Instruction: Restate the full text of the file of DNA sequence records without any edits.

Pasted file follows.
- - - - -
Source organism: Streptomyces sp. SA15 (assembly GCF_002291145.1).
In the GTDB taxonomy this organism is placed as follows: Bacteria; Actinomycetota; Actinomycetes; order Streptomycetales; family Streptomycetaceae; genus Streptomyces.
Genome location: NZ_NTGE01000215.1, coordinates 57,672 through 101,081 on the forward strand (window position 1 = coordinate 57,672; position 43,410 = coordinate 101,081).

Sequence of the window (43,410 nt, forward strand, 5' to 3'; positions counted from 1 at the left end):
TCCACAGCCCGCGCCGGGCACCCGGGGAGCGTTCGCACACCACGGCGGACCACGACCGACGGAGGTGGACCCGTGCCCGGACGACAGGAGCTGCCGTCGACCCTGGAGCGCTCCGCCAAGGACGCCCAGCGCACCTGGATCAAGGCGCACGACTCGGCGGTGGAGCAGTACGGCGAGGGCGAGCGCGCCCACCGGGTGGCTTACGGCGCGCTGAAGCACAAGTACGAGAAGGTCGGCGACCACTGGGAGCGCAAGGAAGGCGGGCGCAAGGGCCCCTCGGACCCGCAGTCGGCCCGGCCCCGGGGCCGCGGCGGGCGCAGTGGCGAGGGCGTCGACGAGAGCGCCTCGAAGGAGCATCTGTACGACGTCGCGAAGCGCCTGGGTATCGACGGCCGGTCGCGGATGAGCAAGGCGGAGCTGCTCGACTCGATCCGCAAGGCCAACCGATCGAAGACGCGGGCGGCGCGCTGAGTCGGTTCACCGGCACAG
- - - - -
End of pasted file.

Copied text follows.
Source organism: Streptomyces sp. SA15 (assembly GCF_002291145.1).
In the GTDB taxonomy this organism is placed as follows: Bacteria; Actinomycetota; Actinomycetes; order Streptomycetales; family Streptomycetaceae; genus Streptomyces.
Genome location: NZ_NTGE01000215.1, coordinates 57,672 through 101,081 on the forward strand (window position 1 = coordinate 57,672; position 43,410 = coordinate 101,081).

Sequence of the window (43,410 nt, forward strand, 5' to 3'; positions counted from 1 at the left end):
TCCACAGCCCGCGCCGGGCACCCGGGGAGCGTTCGCACACCACGGCGGACCACGACCGACGGAGGTGGACCCGTGCCCGGACGACAGGAGCTGCCGTCGACCCTGGAGCGCTCCGCCAAGGACGCCCAGCGCACCTGGATCAAGGCGCACGACTCGGCGGTGGAGCAGTACGGCGAGGGCGAGCGCGCCCACCGGGTGGCTTACGGCGCGCTGAAGCACAAGTACGAGAAGGTCGGCGACCACTGGGAGCGCAAGGAAGGCGGGCGCAAGGGCCCCTCGGACCCGCAGTCGGCCCGGCCCCGGGGCCGCGGCGGGCGCAGTGGCGAGGGCGTCGACGAGAGCGCCTCGAAGGAGCATCTGTACGACGTCGCGAAGCGCCTGGGTATCGACGGCCGGTCGCGGATGAGCAAGGCGGAGCTGCTCGACTCGATCCGCAAGGCCAACCGATCGAAGACGCGGGCGGCGCGCTGAGTCGGTTCACCGGCACAG